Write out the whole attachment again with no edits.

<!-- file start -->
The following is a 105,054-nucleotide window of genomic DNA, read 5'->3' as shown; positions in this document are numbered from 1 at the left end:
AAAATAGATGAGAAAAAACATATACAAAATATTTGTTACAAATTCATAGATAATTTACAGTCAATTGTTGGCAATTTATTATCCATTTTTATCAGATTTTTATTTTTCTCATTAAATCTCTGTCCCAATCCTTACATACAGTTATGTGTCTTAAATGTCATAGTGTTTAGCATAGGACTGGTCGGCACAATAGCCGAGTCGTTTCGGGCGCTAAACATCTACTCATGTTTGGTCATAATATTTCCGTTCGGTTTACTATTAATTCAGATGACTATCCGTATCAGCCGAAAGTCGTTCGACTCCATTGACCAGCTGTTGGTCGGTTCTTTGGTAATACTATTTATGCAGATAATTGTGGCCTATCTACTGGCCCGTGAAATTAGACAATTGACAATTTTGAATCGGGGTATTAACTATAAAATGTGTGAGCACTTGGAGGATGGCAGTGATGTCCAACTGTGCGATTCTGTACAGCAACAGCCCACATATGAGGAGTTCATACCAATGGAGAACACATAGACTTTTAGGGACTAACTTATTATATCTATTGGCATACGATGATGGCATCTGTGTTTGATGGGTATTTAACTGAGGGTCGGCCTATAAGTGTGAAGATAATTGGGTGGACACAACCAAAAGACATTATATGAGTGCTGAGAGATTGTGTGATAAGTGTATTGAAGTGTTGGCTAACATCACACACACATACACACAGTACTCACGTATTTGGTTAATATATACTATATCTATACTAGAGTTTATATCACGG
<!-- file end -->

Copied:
The following is a 105,054-nucleotide window of genomic DNA, read 5'->3' as shown; positions in this document are numbered from 1 at the left end:
AAAATAGATGAGAAAAAACATATACAAAATATTTGTTACAAATTCATAGATAATTTACAGTCAATTGTTGGCAATTTATTATCCATTTTTATCAGATTTTTATTTTTCTCATTAAATCTCTGTCCCAATCCTTACATACAGTTATGTGTCTTAAATGTCATAGTGTTTAGCATAGGACTGGTCGGCACAATAGCCGAGTCGTTTCGGGCGCTAAACATCTACTCATGTTTGGTCATAATATTTCCGTTCGGTTTACTATTAATTCAGATGACTATCCGTATCAGCCGAAAGTCGTTCGACTCCATTGACCAGCTGTTGGTCGGTTCTTTGGTAATACTATTTATGCAGATAATTGTGGCCTATCTACTGGCCCGTGAAATTAGACAATTGACAATTTTGAATCGGGGTATTAACTATAAAATGTGTGAGCACTTGGAGGATGGCAGTGATGTCCAACTGTGCGATTCTGTACAGCAACAGCCCACATATGAGGAGTTCATACCAATGGAGAACACATAGACTTTTAGGGACTAACTTATTATATCTATTGGCATACGATGATGGCATCTGTGTTTGATGGGTATTTAACTGAGGGTCGGCCTATAAGTGTGAAGATAATTGGGTGGACACAACCAAAAGACATTATATGAGTGCTGAGAGATTGTGTGATAAGTGTATTGAAGTGTTGGCTAACATCACACACACATACACACAGTACTCACGTATTTGGTTAATATATACTATATCTATACTAGAGTTTATATCACGG